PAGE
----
Saturday, August 25, 2007

The Only Way Out is Through - Shirley Jackson and the Book Tour

I've been thinking of Shirley Jackson this morning. Maybe you know of her through her short story "The Lottery" or her novels THE HAUNTING OF HILL HOUSE or WE HAVE ALWAYS LIVED IN THE CASTLE. I didn't read "The Lottery" until I was well into my adulthood and have never read the novels. I came to Shirley Jackson through two of her books of collected magazine pieces: RAISING DEMONS and LIFE AMONG THE SAVAGES, hilarious accounts of raising her four children with her husband, critic and Bennington professor, Stanley Hyman, in the 1940s and '50s in rural Vermont. Above is a photo of their children taken by Lloyd Studio during a 1952 photo shoot for SAVAGES.

In the midst of piles of dishes, broken refrigerators, constant mayhem and dishevelment in an ancient 21-room house; in the days that were laced with Sally's imaginary friend Mrs. Ellinoy, Janney's raucous overnight birthday parties, Laurie's fervent trumpet playing, and little Barry's turn as "Mr. Beekman," Shirley Jackson managed to write both memoir and fiction while sardonically and efficiently dealing with her husband's overzealous students and the school-mom populace which seemed to roil with its rules of propriety, all the while fending off a very real sense that she was not doing a good job at any of these endeavors, that she had never been pretty-enough or interesting-enough or just-plain-good-enough, AND while battling increasing difficulties with alcohol and prescription meds.

I can relate.

Surprised? Me, too. I don't have the same life history as Shirley Jackson, but I did (it seems so long ago) raise four kids while trying to write and be a PTA Mom, soccer parent, choir director, Brownie leader, child nurturer, good wife (what does that mean?), daily cook, seasonal gardener/canner/freezer, freelance editor, and did I say writer? Who was this person? I know so well the feelings of trying to raise a family and loving it, while knowing that there is something else you feel called to do as well, and trying to make time for it outside the social graces, while the swirl of community or family (and this may be mostly in your head) says, "not good enough" the way Shirley Jackson thought it did.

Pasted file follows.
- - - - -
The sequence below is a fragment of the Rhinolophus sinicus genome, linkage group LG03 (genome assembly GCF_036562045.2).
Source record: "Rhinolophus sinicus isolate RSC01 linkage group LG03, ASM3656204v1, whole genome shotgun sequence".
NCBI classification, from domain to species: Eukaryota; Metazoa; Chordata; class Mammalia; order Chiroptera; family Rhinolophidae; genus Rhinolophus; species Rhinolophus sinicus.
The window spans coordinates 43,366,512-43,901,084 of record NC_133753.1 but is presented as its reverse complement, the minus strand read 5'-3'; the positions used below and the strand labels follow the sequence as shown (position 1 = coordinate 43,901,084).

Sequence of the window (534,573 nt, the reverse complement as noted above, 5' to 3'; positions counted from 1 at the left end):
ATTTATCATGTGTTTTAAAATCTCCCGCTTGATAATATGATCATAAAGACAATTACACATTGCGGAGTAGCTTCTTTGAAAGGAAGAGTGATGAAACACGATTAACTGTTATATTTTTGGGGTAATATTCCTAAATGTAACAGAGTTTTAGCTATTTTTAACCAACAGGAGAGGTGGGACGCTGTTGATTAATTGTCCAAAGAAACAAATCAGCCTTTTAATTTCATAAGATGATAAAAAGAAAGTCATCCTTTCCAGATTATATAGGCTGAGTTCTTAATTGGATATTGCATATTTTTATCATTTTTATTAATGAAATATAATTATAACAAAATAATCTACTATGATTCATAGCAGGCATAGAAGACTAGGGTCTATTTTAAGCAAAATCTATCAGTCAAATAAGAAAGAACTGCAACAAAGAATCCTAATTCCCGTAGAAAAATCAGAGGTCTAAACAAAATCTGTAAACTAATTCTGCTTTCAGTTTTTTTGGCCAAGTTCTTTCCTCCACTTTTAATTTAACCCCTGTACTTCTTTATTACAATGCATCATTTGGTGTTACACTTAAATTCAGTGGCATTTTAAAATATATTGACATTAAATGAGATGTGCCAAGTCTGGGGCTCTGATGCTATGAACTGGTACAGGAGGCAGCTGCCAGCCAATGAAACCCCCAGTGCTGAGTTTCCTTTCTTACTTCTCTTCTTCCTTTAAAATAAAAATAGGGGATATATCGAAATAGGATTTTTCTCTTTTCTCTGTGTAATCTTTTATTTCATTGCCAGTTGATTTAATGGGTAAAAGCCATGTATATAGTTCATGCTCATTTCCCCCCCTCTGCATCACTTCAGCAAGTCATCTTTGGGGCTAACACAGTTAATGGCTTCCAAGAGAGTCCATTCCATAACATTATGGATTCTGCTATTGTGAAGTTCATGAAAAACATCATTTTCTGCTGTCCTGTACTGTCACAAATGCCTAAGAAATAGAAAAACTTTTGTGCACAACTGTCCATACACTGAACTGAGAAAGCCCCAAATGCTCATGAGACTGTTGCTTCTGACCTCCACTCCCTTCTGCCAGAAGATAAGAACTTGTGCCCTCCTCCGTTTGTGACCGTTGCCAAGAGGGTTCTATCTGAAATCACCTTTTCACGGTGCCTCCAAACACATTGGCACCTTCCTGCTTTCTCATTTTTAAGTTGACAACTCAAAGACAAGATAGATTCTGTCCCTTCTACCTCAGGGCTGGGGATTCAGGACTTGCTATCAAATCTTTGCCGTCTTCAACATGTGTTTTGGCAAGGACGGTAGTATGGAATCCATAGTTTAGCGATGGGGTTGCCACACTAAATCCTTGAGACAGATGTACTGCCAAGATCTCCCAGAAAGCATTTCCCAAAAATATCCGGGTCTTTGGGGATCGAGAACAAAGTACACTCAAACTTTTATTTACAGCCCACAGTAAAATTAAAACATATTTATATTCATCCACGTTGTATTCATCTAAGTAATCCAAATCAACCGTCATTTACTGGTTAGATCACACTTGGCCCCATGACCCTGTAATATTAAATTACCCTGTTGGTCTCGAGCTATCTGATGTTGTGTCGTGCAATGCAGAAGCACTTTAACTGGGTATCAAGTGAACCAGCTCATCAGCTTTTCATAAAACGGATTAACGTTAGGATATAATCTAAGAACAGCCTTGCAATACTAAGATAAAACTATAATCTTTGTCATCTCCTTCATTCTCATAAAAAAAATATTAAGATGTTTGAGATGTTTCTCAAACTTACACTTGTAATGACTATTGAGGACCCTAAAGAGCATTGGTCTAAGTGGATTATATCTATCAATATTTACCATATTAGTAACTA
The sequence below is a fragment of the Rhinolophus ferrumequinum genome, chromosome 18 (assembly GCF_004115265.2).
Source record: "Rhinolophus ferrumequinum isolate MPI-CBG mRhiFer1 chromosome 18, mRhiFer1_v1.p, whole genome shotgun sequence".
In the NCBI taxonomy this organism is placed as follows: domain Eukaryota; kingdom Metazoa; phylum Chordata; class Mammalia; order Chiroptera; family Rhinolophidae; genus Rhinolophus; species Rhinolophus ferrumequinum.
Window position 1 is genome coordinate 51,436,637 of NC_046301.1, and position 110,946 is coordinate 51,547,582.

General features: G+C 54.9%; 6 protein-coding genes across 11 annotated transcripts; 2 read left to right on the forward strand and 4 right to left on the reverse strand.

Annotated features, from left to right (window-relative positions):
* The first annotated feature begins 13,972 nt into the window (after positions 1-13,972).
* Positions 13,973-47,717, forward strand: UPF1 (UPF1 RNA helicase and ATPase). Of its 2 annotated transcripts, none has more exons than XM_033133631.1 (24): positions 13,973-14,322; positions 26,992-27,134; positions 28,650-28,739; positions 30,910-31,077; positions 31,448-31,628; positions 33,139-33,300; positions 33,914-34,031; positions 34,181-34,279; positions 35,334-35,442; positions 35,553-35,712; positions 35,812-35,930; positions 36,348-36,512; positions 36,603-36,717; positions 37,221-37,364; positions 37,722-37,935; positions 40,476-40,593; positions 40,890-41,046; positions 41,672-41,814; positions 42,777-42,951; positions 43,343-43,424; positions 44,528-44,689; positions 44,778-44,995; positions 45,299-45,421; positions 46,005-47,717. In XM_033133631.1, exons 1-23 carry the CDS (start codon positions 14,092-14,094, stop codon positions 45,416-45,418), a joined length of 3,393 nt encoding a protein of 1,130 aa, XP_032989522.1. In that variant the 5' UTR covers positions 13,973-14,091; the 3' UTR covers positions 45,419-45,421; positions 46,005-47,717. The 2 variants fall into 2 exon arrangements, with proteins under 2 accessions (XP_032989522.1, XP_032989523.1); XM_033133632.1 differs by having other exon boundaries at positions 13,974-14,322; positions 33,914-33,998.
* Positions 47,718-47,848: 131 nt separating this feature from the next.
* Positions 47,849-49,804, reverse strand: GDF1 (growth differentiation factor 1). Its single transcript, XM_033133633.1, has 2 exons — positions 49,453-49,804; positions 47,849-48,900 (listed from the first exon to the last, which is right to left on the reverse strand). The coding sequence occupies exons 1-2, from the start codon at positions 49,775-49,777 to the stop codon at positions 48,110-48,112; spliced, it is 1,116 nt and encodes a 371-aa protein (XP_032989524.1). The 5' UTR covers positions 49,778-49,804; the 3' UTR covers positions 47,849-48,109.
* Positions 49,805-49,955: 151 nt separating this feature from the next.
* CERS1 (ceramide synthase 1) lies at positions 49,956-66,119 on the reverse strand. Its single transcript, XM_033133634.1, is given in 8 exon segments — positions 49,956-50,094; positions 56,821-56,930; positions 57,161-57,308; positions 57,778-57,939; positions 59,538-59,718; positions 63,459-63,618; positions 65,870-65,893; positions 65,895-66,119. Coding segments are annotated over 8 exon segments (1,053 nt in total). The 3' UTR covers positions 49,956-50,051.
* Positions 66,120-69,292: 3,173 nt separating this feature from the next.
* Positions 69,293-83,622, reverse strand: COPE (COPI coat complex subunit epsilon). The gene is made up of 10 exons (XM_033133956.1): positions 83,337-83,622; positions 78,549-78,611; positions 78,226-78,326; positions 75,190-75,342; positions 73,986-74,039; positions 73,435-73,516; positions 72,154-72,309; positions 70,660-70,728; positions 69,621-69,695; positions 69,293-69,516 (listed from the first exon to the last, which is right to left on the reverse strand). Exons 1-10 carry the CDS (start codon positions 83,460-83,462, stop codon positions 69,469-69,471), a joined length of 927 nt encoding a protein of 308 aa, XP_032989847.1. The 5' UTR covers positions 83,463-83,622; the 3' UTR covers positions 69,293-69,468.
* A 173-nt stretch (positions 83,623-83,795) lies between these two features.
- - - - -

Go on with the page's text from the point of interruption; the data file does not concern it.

And what if you're not good enough? -- Oh, I know that feeling, not only with my writing, but with my parenting, my "fitting in" to the family I grew up within, the marriage I chose in my twenties, the marriage that I fell into by accident at 18, and more. I think of Jackson often because of a biography about her I love written by Judy Oppenheimer: PRIVATE DEMONS. It's a generous, poignant look at a gifted, tortured soul.

I tend to believe that we all have -- or have had -- our private demons. They don't have to be the deepest, darkest secrets the world has ever known. Maybe they are just the things that consistently trip us up as we try to live our lives... maybe that's the "not good enough." And maybe, if we are lucky, we learn to make friends with those demons. I wonder if we can ever banish them. Perhaps what we can do is learn to understand them and live peaceably with them.

Shirley Jackson died wrestling her demons in 1965. Her children were still young. She was 45 years old. She wanted to be true to herself and her stories, and she was afraid of the spotlight. Sort of like me. Her husband said after her death, "She consistently refused to be interviewed, to explain or promote her work in any fashion, or to take public stands and be the pundit of the Sunday supplements." I wonder what she would have made of going on book tour? I wonder, if she had been able to make peace with her demons, if a book tour might have alternately thrilled and petrified her? Sort of like me.

THE AURORA COUNTY ALL-STARS book tour dates are listed to the left of this blog. Y'all come see me in September if you can... I know to my bones it's going to be wonderful -- I know it! I'm excited about the possibilities, and I'm looking forward to all the folks I'll meet. I'll take photos, I'll write about each day and I hope that you'll write me back -- I'll bring you along with me. I hope you'll come.. I'll need all the demon-bashing support I can get.